Unseen due to the low-light and no more than 10m or so from where we were fishing was a very significant drop off, the GT had of course used its brute strength to muscle over the edge in its first unstoppable pull, and that was that. Recovery of fly and line simply by pulling when using 80lb leader is never going to be possible. With knife in hand an early morning swim was required. We all became quite good at diving down to recover fish, flies and line over the course of the week!!
The next bit of action came from the other boat. Felix found himself attached to an extremely large fish. From afar I spotted the action and flew my drone over. Sometimes viewing the action, but not hearing anything, can give you quite a different picture from what is actually taking place. As I hovered above I saw Colin, our non-native guide and host, do what I had done 45 mins earlier, strip off and dive into the water to retrieve what I assumed was fly-line snagged around a coral bommie (definition-an outcrop of coral reef, often resembling a column, that is higher than the surrounding platform of reef and which may be partially exposed at low tide). Assuming I had arrived too late I, ‘returned to home’. Little did I know the action was just getting started!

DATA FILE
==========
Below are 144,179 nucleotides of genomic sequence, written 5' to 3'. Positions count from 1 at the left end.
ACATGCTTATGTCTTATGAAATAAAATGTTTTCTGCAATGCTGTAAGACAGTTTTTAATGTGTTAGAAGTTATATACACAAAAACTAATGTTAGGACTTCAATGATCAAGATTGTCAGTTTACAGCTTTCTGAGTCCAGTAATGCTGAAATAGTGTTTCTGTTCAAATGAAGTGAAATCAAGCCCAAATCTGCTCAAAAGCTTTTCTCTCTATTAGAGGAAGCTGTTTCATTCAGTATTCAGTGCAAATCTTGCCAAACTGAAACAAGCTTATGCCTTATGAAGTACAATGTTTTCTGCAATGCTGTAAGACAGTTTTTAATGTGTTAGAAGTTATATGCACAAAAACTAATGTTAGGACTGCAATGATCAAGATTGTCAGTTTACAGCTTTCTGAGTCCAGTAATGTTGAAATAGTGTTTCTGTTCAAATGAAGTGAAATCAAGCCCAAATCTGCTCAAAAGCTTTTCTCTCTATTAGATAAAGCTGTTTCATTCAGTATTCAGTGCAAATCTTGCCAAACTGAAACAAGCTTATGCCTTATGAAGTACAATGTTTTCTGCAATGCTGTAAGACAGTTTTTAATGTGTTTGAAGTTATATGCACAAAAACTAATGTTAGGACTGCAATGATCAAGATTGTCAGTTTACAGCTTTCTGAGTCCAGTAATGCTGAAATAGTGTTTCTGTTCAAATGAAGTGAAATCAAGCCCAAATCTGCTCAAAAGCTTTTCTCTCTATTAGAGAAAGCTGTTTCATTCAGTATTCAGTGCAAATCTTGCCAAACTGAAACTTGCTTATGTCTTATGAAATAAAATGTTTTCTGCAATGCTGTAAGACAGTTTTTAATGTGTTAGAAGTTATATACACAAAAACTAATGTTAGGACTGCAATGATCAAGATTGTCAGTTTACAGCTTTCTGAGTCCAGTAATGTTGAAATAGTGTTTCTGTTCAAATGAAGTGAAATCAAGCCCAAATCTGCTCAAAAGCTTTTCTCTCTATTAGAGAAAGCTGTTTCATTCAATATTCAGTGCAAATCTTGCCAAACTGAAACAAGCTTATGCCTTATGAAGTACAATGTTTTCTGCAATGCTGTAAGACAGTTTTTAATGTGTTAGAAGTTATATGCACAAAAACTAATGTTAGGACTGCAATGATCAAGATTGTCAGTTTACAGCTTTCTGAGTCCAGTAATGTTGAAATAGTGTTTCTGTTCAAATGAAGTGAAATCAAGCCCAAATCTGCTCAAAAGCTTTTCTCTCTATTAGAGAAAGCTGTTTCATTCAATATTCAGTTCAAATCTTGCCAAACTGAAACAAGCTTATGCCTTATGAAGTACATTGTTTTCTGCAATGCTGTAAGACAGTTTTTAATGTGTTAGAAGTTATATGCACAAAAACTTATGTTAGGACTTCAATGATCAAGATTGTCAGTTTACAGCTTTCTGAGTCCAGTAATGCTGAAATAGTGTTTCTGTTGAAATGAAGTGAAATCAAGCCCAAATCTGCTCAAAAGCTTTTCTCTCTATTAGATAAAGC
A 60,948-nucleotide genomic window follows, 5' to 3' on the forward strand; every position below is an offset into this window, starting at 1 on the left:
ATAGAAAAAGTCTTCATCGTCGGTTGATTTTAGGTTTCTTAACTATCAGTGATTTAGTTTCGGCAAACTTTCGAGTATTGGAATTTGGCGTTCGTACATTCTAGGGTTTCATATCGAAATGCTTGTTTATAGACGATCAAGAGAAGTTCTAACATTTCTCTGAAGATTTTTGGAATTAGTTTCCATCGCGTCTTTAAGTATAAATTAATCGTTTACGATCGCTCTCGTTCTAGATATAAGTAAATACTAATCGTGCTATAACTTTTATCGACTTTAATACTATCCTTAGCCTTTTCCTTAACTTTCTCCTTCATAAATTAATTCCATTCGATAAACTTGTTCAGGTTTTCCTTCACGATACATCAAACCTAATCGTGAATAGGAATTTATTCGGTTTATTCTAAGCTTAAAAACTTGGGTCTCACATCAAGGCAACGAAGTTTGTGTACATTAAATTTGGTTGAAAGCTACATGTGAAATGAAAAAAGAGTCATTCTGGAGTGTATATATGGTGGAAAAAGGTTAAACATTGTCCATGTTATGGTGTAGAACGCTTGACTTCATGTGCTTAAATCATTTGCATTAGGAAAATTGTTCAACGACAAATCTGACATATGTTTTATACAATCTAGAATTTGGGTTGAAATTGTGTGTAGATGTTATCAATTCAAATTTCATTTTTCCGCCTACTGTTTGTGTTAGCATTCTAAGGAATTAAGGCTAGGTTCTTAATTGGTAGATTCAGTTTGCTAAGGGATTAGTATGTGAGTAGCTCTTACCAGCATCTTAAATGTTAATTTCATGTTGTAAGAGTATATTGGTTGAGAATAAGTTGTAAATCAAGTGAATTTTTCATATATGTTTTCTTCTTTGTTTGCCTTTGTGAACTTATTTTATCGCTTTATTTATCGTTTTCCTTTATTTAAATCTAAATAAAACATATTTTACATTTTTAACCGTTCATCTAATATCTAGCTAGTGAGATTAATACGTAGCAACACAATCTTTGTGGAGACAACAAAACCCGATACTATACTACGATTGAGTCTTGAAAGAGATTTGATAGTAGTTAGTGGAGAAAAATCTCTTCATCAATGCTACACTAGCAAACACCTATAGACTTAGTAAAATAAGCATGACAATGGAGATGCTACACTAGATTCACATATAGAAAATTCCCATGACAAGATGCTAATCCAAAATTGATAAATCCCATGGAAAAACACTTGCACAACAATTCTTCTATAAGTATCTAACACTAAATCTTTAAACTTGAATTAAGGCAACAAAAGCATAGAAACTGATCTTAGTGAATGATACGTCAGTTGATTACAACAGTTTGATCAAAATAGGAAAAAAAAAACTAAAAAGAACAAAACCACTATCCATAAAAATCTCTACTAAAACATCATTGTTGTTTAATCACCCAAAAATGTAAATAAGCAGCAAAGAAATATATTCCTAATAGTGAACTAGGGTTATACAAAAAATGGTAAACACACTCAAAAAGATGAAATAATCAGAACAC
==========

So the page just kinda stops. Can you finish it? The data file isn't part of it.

The fish had indeed snagged the line around the bommie, but the fight was far from over. Colin freed the line and the pursuit continued, at least until the fish found another bommie and the same trick was repeated. Out of options, but not without plenty of additional drama, Felix successfully brought the GT to the boat, the result, a 117cm long fish. For those not in the know a 100cm GT is considered a trophy fish. In Atlantic Salmon terms…a 25lber. At 117 cm you are definitely in or around the ‘30lb salmon class’, a truly spectacular fish on a fly-rod and a huge achievement.